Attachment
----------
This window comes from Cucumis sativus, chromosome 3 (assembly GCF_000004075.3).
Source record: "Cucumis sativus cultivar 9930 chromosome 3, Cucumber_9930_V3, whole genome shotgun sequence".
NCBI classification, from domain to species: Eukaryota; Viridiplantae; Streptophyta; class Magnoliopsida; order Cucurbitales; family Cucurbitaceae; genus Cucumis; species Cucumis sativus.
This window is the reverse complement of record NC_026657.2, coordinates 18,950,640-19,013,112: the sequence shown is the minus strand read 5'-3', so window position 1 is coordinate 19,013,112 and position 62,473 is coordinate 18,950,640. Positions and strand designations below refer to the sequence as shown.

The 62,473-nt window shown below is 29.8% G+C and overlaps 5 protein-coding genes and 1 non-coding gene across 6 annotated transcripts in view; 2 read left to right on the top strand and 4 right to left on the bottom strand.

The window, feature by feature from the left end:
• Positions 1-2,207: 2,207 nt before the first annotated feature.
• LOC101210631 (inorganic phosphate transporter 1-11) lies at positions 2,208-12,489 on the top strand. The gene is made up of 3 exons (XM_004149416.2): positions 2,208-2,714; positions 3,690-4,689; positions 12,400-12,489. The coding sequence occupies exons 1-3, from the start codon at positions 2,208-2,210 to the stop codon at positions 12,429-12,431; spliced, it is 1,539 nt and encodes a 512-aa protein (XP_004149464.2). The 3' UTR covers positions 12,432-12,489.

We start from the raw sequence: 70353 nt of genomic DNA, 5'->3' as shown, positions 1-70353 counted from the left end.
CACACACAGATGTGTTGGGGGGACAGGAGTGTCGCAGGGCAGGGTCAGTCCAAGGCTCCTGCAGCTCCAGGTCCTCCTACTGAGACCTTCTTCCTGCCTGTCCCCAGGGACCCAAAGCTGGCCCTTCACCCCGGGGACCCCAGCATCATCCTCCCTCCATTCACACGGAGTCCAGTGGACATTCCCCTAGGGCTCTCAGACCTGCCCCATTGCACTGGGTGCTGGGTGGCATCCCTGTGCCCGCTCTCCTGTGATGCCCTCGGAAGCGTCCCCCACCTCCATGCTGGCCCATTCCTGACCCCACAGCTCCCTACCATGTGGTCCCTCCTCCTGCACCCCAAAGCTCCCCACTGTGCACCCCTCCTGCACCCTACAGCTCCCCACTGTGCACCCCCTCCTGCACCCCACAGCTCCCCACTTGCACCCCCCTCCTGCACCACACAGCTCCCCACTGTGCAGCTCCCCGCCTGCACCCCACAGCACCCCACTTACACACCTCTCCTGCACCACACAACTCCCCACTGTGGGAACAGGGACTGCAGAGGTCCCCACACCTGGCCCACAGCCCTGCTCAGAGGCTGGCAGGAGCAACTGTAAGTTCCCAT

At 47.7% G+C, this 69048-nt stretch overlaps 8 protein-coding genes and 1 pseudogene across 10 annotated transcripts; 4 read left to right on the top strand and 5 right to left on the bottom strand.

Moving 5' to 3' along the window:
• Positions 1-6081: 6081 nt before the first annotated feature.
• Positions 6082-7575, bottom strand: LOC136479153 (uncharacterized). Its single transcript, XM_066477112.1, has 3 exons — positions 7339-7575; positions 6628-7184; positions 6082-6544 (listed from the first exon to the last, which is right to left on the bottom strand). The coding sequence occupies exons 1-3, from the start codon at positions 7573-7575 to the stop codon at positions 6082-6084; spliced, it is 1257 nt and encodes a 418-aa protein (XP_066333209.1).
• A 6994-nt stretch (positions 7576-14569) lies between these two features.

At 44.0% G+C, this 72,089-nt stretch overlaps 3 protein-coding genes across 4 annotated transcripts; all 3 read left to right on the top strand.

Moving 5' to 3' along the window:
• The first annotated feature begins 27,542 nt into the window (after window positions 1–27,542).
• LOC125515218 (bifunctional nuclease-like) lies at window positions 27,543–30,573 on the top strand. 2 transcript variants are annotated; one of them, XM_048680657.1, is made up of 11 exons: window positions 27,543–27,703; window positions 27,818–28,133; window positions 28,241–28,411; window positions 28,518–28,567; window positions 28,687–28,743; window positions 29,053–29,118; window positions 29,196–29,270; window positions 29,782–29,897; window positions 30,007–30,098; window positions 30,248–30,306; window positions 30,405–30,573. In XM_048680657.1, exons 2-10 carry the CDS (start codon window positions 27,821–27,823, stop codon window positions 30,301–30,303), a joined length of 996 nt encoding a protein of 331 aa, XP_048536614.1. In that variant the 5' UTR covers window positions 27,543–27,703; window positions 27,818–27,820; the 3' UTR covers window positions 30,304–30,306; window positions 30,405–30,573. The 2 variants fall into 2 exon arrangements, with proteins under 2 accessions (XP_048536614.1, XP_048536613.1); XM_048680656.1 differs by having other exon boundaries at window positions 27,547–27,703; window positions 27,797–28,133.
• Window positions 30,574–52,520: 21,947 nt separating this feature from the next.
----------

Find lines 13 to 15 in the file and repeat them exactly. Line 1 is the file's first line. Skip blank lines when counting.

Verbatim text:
• Positions 1-6081: 6081 nt before the first annotated feature.
• Positions 6082-7575, bottom strand: LOC136479153 (uncharacterized). Its single transcript, XM_066477112.1, has 3 exons — positions 7339-7575; positions 6628-7184; positions 6082-6544 (listed from the first exon to the last, which is right to left on the bottom strand). The coding sequence occupies exons 1-3, from the start codon at positions 7573-7575 to the stop codon at positions 6082-6084; spliced, it is 1257 nt and encodes a 418-aa protein (XP_066333209.1).
• A 6994-nt stretch (positions 7576-14569) lies between these two features.